# What exactly is an 'exhaustive event'?

• B
• Richard_Steele
In summary, an exhaustive event is a comprehensive evaluation of all possible outcomes in a given situation. It differs from a non-exhaustive event which may have missing or incomplete information. Examples of exhaustive events include scientific experiments and surveys that consider all possible variables and responses. Considering exhaustive events is important in scientific research as it reduces the risk of bias and allows for a more thorough understanding of the subject. To ensure an event is exhaustive, careful consideration of all possible outcomes, thorough planning, and a diverse and knowledgeable team are necessary.
Richard_Steele
TL;DR Summary
Want to know exactly what an exhaustive event is. A little bit confused about "one of them will occur during the conduct of an experiment".
Summary: Want to know exactly what an exhaustive event is. A little bit confused about "one of them will occur during the conduct of an experiment".

Hi there, I open this thread because I am a little bit confused about what an 'exhaustive event' is. I have been reading some websites and watching a video in youtube and I get some idea, but I don't fully understand the concept at 100%. So I am going to explain what I understand at this moment.

Given a sample space (for example, a dice): S={1, 2, 3, 4, 5, 6}
I get two subsets, for example:
A={1, 2, 3}
B={4, 5, 6}

So, A and B are exhaustive events because when I perform an experiment the event must belong to A or to B subset. Also, A and B are exhaustive events because if we put together A and B, the form a complete sample space.

Is my understanding right?
Thanks.

tnich
Richard_Steele said:
Summary: Want to know exactly what an exhaustive event is. A little bit confused about "one of them will occur during the conduct of an experiment".

Hi there, I open this thread because I am a little bit confused about what an 'exhaustive event' is. I have been reading some websites and watching a video in youtube and I get some idea, but I don't fully understand the concept at 100%. So I am going to explain what I understand at this moment.

Given a sample space (for example, a dice): S={1, 2, 3, 4, 5, 6}
I get two subsets, for example:
A={1, 2, 3}
B={4, 5, 6}

So, A and B are exhaustive events because when I perform an experiment the event must belong to A or to B subset. Also, A and B are exhaustive events because if we put together A and B, the form a complete sample space.

Is my understanding right?
Thanks.
You've got it right. Sets ##A## and ##B## are collectively exhaustive iff ##A\cup B = U## where ##U## is the set of all possible events. A concept that goes along with this is mutually exclusivity. Sets ##A## and ##B## are mutually exclusive iff ##A\cap B = \phi##. So you often see the phrase "mutually exclusive and collectively exhaustive".

Richard_Steele
tnich said:
You've got it right. Sets ##A## and ##B## are collectively exhaustive iff ##A\cup B = U## where ##U## is the set of all possible events. A concept that goes along with this is mutually exclusivity. Sets ##A## and ##B## are mutually exclusive iff ##A\cap B = \phi##. So you often see the phrase "mutually exclusive and collectively exhaustive".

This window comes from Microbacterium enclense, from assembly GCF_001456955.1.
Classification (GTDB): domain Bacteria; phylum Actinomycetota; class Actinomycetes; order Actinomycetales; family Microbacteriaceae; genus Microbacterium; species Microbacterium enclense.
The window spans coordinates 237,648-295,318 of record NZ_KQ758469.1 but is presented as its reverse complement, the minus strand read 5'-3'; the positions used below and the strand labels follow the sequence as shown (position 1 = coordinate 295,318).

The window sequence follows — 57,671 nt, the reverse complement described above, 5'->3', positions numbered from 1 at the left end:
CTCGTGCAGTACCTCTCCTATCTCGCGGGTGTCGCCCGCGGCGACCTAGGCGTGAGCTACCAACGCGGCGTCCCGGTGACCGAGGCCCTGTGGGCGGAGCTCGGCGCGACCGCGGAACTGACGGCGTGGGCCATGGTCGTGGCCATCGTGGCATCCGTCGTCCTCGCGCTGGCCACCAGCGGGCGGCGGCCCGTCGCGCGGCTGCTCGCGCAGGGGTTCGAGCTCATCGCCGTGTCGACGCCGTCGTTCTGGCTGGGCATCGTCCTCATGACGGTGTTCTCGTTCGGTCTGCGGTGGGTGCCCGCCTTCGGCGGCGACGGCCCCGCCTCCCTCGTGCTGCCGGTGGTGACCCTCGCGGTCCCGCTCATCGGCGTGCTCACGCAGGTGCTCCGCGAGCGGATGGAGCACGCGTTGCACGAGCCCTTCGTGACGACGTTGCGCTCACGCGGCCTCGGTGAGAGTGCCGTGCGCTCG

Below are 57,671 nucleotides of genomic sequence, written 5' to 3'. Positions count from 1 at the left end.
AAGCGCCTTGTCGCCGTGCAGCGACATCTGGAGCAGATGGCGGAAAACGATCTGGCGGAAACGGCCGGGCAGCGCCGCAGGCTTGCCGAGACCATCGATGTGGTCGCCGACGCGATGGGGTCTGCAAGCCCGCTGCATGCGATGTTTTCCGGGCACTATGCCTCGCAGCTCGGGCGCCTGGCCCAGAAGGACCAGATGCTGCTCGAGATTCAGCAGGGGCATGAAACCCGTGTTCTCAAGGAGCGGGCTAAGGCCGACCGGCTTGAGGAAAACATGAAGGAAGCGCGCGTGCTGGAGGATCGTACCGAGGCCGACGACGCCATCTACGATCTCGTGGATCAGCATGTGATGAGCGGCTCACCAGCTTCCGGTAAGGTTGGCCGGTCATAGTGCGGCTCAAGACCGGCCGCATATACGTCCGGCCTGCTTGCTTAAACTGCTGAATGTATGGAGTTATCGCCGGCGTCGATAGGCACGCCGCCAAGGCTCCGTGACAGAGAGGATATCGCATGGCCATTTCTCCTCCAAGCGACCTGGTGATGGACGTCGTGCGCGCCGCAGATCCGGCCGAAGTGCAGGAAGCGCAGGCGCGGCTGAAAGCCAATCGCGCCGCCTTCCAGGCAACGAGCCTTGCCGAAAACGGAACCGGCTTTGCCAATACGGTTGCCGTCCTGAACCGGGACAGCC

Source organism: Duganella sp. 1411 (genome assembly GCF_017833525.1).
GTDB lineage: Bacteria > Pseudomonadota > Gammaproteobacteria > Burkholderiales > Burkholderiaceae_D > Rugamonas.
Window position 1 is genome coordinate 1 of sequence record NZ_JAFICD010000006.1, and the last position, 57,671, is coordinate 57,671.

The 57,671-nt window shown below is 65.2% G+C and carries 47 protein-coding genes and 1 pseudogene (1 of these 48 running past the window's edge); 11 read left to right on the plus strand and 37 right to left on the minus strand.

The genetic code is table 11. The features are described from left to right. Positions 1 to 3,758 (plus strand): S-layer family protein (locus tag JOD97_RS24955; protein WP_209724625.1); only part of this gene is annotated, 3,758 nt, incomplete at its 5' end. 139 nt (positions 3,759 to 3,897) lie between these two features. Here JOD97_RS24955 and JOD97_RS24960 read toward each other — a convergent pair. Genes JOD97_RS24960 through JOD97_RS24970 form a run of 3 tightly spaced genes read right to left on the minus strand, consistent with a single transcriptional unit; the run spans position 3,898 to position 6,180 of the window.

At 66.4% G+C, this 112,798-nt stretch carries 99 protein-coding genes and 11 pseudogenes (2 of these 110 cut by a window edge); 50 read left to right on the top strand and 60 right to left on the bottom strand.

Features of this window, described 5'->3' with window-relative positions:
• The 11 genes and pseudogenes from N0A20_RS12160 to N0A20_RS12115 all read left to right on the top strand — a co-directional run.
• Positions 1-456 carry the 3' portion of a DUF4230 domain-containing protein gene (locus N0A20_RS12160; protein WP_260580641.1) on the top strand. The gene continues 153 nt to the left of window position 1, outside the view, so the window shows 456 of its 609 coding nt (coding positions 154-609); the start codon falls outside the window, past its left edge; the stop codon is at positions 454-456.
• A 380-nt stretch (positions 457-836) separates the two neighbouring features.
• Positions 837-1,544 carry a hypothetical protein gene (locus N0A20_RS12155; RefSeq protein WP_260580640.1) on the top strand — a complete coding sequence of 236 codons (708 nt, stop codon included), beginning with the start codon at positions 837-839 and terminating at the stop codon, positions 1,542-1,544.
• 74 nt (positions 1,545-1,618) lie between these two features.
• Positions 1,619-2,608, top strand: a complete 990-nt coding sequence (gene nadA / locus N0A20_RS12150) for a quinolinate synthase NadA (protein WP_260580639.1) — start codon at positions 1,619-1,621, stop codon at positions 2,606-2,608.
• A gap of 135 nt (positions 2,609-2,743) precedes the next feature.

Thanks very much for the answer. The first descriptions about exhaustive events were a little bit confused, but now thanks to your explanation I better understand the concept. Thank you very much!

Klystron and berkeman
Just a bit of terminology knit-picking:
The only "exhaustive event" would be the universal set, U. Other than that, it is a collection of events that are exhaustive. So you can talk about an exhaustive set (of events) or an exhaustive collection, but you should not talk about a single exhaustive event unless you are talking about U.

Mark44
It is , as I understand it too,covering all possibilities. Flip a coin, barring the coin landing on its side, it will land heads or tails.

FactChecker said:
The only "exhaustive event" would be the universal set, U. Other than that, it is a collection of events that are exhaustive.
I agree. Only a collection of events (or the universal set) can be termed exhaustive. The term "exhaustive" is used because such events exhaust, or use up, all of the possibilities that can arise. Besides the "head" and "tail" events that @WWGD mentioned, for a fair, six-sided standard die, the only possible events are that the face showing has one, two, three, four, five, or six pips. Not included are the virtually impossible events that the thrown die balances on one edge or on one corner.

Klystron

## 1. What is an exhaustive event?

An exhaustive event is an event that includes all possible outcomes and leaves no room for any other outcome. It is a complete and comprehensive event that covers all possible scenarios.

## 2. How is an exhaustive event different from a non-exhaustive event?

A non-exhaustive event is an event that does not cover all possible outcomes and leaves room for other outcomes to occur. It is not comprehensive and may not include all possible scenarios.

## 3. Can you give an example of an exhaustive event?

An example of an exhaustive event is flipping a coin. The possible outcomes are either heads or tails, and no other outcome is possible. This covers all possible scenarios and is therefore an exhaustive event.

## 4. Why is it important to understand exhaustive events?

Understanding exhaustive events is important in various fields, such as statistics, probability, and decision-making. It allows for accurate analysis and prediction of outcomes, and helps in making informed decisions.

## 5. How can we identify an exhaustive event?

An exhaustive event can be identified by listing all possible outcomes and ensuring that no other outcome is possible. It should cover all possible scenarios and leave no room for any other outcome.

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